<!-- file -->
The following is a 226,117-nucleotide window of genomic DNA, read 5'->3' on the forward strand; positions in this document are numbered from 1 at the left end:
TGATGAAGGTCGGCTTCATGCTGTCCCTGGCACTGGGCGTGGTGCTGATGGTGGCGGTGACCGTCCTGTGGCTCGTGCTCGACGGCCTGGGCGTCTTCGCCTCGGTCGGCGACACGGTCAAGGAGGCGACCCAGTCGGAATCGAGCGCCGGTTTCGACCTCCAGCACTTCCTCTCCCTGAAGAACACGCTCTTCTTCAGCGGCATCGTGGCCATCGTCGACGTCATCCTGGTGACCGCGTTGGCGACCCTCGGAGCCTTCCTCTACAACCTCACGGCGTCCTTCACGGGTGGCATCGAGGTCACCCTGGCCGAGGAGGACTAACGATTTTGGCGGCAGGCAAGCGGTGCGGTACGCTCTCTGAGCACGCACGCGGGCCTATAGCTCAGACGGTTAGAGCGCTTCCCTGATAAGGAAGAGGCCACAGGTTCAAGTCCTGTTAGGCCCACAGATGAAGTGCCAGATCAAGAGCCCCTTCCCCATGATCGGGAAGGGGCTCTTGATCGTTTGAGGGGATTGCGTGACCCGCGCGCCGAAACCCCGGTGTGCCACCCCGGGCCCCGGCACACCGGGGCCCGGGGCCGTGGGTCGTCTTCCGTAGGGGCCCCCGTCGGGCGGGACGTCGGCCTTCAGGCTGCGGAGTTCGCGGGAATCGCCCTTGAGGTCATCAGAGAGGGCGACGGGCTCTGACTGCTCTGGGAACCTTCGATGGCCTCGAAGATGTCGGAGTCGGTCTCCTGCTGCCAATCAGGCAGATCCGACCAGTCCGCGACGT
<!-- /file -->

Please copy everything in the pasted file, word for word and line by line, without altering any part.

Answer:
The following is a 226,117-nucleotide window of genomic DNA, read 5'->3' on the forward strand; positions in this document are numbered from 1 at the left end:
TGATGAAGGTCGGCTTCATGCTGTCCCTGGCACTGGGCGTGGTGCTGATGGTGGCGGTGACCGTCCTGTGGCTCGTGCTCGACGGCCTGGGCGTCTTCGCCTCGGTCGGCGACACGGTCAAGGAGGCGACCCAGTCGGAATCGAGCGCCGGTTTCGACCTCCAGCACTTCCTCTCCCTGAAGAACACGCTCTTCTTCAGCGGCATCGTGGCCATCGTCGACGTCATCCTGGTGACCGCGTTGGCGACCCTCGGAGCCTTCCTCTACAACCTCACGGCGTCCTTCACGGGTGGCATCGAGGTCACCCTGGCCGAGGAGGACTAACGATTTTGGCGGCAGGCAAGCGGTGCGGTACGCTCTCTGAGCACGCACGCGGGCCTATAGCTCAGACGGTTAGAGCGCTTCCCTGATAAGGAAGAGGCCACAGGTTCAAGTCCTGTTAGGCCCACAGATGAAGTGCCAGATCAAGAGCCCCTTCCCCATGATCGGGAAGGGGCTCTTGATCGTTTGAGGGGATTGCGTGACCCGCGCGCCGAAACCCCGGTGTGCCACCCCGGGCCCCGGCACACCGGGGCCCGGGGCCGTGGGTCGTCTTCCGTAGGGGCCCCCGTCGGGCGGGACGTCGGCCTTCAGGCTGCGGAGTTCGCGGGAATCGCCCTTGAGGTCATCAGAGAGGGCGACGGGCTCTGACTGCTCTGGGAACCTTCGATGGCCTCGAAGATGTCGGAGTCGGTCTCCTGCTGCCAATCAGGCAGATCCGACCAGTCCGCGACGT